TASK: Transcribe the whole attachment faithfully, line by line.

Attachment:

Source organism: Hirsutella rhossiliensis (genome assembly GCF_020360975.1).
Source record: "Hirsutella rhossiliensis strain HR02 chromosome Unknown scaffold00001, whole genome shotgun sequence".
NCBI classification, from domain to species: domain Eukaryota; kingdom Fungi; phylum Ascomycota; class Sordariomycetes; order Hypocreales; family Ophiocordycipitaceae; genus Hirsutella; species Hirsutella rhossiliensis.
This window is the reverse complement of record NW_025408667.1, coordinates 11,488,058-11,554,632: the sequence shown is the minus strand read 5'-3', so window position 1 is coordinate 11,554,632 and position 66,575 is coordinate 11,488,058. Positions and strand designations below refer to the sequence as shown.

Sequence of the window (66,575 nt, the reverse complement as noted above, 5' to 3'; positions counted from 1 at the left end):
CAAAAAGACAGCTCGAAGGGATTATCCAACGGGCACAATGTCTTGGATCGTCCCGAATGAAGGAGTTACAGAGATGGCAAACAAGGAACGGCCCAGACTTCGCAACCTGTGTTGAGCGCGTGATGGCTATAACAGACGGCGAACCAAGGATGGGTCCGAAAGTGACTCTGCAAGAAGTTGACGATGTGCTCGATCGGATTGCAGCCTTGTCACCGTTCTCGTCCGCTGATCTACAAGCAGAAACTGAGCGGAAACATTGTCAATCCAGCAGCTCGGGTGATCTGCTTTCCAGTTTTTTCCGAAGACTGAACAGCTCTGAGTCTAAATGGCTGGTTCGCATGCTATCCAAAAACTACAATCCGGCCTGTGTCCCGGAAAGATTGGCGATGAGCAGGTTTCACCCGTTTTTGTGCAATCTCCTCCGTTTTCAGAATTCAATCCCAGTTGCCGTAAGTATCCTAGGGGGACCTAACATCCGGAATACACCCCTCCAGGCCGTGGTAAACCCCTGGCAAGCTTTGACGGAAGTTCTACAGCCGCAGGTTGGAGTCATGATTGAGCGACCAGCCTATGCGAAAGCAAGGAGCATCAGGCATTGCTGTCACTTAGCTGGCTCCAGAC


Source organism: Hirsutella rhossiliensis (genome assembly GCF_020360975.1).
Source record: "Hirsutella rhossiliensis strain HR02 chromosome Unknown scaffold00001, whole genome shotgun sequence".
NCBI classification, from domain to species: domain Eukaryota; kingdom Fungi; phylum Ascomycota; class Sordariomycetes; order Hypocreales; family Ophiocordycipitaceae; genus Hirsutella; species Hirsutella rhossiliensis.
This window is the reverse complement of record NW_025408667.1, coordinates 11,488,058-11,554,632: the sequence shown is the minus strand read 5'-3', so window position 1 is coordinate 11,554,632 and position 66,575 is coordinate 11,488,058. Positions and strand designations below refer to the sequence as shown.

Sequence of the window (66,575 nt, the reverse complement as noted above, 5' to 3'; positions counted from 1 at the left end):
CAAAAAGACAGCTCGAAGGGATTATCCAACGGGCACAATGTCTTGGATCGTCCCGAATGAAGGAGTTACAGAGATGGCAAACAAGGAACGGCCCAGACTTCGCAACCTGTGTTGAGCGCGTGATGGCTATAACAGACGGCGAACCAAGGATGGGTCCGAAAGTGACTCTGCAAGAAGTTGACGATGTGCTCGATCGGATTGCAGCCTTGTCACCGTTCTCGTCCGCTGATCTACAAGCAGAAACTGAGCGGAAACATTGTCAATCCAGCAGCTCGGGTGATCTGCTTTCCAGTTTTTTCCGAAGACTGAACAGCTCTGAGTCTAAATGGCTGGTTCGCATGCTATCCAAAAACTACAATCCGGCCTGTGTCCCGGAAAGATTGGCGATGAGCAGGTTTCACCCGTTTTTGTGCAATCTCCTCCGTTTTCAGAATTCAATCCCAGTTGCCGTAAGTATCCTAGGGGGACCTAACATCCGGAATACACCCCTCCAGGCCGTGGTAAACCCCTGGCAAGCTTTGACGGAAGTTCTACAGCCGCAGGTTGGAGTCATGATTGAGCGACCAGCCTATGCGAAAGCAAGGAGCATCAGGCATTGCTGTCACTTAGCTGGCTCCAGAC